Academic advising is one of the six functional areas in the scope of the Student Services Excellence Initiative (SSEI). Advising interacts with a wide range of student organizations and services, including all other SSEI functional areas. Academic advisors often serve as a natural first line of contact for students, referring students to other resources and services as needed.
Academic advising models across the university divisions and units are diffuse and tailored to the needs of specific populations. By and large, undergraduate advising models tend to be more based on developmental supports and interventions for students adjusting to life in a higher education setting. Graduate and professional program advisors tend to be less prescriptive in advising students, opting instead to focus on connecting students and learners with resources they can utilize to achieve their academic goals. Some units have highly centralized advising models with dedicated academic advising staff and program managers; in other places, academic advising is primarily the purview of faculty.
Regardless of advising model, at every division there are student academic management tasks that are required to support the academic experience needs of students – whether these are performed by academic advisors, faculty, academic program managers, student affairs staff, or others.
SSEI is actively working with a group of academic advisors, program coordinators and managers, enrollment managers and other student academic managers from all divisions and levels, in partnership with the Office of the University Registrar and University Student Affairs. The charge of this working group is to gather comprehensive requirements and explore technology solutions that would support the infrastructure necessary for academic advisors and affiliates to perform baseline student academic management tasks.
Advising approaches vary according to population served, as well as nuances particular to divisions and programs. That said, there are tasks common across all programs and levels that are necessary and critical to supporting students and learners as they progress along their academic journeys.
Throughout the course of Fall 2021, SSEI and working group members worked extensively to gather requirements for baseline functions necessary to support academic advising relationships and overall student academic management. These requirements were then prioritized according to strategic overall importance as well as urgency of need (due to lack of existing support or resources for said function). The recommendations of greatest priority can be categorized into three main “buckets” of work:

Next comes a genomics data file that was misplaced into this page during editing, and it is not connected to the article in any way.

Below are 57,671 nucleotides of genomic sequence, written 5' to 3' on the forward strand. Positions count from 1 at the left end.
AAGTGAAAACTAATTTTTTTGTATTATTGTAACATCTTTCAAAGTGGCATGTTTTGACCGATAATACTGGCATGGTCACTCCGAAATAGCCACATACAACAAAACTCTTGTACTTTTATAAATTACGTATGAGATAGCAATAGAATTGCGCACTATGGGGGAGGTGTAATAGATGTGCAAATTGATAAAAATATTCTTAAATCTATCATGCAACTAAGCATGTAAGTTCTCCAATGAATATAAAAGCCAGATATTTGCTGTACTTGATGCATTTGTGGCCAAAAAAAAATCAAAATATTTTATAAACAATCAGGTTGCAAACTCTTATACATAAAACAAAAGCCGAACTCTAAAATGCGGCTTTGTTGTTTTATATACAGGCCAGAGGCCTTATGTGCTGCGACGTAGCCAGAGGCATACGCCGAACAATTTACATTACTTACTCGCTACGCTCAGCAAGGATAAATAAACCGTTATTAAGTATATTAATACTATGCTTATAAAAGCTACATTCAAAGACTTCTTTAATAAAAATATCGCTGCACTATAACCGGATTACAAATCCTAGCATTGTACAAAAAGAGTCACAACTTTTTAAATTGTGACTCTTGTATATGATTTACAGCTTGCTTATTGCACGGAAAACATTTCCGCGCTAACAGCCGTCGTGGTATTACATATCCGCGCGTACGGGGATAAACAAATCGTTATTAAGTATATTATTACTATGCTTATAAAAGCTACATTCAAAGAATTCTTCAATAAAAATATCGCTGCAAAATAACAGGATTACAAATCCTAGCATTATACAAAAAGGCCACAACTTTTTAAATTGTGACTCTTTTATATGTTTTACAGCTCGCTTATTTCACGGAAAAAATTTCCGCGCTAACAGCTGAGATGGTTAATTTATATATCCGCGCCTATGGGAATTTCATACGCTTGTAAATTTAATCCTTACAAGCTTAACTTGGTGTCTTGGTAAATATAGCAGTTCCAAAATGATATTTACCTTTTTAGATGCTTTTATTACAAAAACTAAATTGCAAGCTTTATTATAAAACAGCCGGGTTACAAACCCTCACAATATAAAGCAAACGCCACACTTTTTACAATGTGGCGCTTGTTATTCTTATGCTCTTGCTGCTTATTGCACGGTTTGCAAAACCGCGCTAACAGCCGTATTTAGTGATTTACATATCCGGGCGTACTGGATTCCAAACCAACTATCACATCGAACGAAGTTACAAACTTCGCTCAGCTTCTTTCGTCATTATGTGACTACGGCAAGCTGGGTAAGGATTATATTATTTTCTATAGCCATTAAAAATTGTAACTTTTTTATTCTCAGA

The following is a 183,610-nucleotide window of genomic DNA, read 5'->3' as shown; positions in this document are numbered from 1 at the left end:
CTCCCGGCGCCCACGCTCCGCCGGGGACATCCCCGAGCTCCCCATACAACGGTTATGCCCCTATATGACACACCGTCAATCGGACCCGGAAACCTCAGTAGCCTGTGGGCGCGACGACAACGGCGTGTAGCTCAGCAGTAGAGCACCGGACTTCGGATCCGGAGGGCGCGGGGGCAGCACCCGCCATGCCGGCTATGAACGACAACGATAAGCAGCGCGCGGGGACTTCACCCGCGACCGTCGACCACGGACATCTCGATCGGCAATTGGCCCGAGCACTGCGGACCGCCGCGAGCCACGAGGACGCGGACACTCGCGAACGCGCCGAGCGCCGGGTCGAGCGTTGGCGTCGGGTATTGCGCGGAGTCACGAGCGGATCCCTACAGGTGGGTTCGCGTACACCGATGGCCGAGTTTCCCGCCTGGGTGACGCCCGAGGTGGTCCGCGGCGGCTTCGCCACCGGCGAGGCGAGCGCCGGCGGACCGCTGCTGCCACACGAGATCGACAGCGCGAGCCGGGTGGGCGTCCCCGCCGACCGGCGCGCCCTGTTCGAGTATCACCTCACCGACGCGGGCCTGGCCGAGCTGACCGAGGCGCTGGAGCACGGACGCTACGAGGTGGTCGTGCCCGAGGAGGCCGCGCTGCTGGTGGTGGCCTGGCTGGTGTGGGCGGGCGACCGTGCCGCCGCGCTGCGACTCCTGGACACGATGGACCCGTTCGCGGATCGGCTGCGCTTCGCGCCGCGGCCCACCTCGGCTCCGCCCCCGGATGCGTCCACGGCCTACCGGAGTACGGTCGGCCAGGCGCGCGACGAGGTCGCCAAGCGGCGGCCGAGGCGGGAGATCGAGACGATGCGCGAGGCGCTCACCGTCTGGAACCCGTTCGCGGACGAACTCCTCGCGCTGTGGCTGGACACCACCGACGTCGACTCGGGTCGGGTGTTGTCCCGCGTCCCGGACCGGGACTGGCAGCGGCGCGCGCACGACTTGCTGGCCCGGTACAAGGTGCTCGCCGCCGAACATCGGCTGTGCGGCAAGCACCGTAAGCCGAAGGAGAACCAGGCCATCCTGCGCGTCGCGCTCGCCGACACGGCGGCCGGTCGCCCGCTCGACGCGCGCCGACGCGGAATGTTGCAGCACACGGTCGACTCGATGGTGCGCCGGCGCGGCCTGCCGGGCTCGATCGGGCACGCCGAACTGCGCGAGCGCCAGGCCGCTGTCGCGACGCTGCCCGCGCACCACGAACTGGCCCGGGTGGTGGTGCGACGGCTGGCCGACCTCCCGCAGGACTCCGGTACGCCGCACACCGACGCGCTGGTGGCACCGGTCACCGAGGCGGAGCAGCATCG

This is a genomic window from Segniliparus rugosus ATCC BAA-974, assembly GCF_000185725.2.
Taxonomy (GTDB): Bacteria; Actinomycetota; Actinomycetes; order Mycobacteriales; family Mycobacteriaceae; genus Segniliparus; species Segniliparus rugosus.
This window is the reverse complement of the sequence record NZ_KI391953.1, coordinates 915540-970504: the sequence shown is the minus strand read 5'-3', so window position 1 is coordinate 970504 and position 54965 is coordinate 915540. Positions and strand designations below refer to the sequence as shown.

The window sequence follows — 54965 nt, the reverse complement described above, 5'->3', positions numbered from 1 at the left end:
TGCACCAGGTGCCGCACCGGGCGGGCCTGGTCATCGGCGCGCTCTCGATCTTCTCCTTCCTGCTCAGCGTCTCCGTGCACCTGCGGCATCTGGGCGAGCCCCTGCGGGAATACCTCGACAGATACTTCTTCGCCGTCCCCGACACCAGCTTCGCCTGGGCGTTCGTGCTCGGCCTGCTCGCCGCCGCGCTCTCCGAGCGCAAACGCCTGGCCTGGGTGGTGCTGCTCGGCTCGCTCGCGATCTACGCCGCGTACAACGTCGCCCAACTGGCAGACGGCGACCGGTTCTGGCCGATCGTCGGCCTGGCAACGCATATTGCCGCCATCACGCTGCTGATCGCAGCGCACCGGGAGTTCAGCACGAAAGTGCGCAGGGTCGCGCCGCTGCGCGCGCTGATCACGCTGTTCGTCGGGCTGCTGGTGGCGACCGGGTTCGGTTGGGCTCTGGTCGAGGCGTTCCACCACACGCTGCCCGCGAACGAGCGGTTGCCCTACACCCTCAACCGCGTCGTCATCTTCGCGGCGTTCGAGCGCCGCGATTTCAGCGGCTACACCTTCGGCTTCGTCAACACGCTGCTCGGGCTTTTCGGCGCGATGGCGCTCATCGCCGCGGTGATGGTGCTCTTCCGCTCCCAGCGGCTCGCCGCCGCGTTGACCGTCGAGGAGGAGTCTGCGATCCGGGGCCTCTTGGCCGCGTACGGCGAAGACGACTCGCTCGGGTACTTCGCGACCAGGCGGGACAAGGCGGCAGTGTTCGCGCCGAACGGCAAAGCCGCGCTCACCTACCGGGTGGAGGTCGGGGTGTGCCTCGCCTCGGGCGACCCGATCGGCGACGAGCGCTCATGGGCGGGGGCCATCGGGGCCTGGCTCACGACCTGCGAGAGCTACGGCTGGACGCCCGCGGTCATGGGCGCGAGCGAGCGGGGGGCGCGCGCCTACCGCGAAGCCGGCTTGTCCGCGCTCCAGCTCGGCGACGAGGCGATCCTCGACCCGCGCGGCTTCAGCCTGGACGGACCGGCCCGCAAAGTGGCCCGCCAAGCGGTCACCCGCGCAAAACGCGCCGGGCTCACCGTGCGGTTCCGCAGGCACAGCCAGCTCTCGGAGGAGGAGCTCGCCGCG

In Spring of 2023, the working group put these recommendations into an official Request for Proposals (RFP) and evaluated various vendors on the market, including vendors whose systems were currently in use in some capacity at JHU. Based on extensive feedback from various stakeholders across the university enterprise, and multiple rounds of review, the working group elected to award Stellic as the winning proposal. The university-wide contract with Stellic was officially signed in May of 2023.
“Loved that the system was for the most part seems self-explanatory and the added features makes it helpful compared to our current system.”— School of Education, master’s student
“Stellic has a modern and responsive user interface…I urge the university to switch to this application.” — Whiting School of Engineering, faculty member
|Outcomes to Date:||Next Steps:|
|– Established university-wide working group to gather comprehensive technical requirements in 16 baseline student academic management tasks|
– Gathered comprehensive requirements and identified recommendations for investments in three major technology areas: workflow support, advising CRM and degree audit / academic planning
– Selected new platform to address major areas of need, Stellic
|– Beginning phases of configuration and implementation of Stellic across the university enterprise|
– Establish ongoing governance of Stellic from a degree-audit perspective and from an advising / student success and retention perspective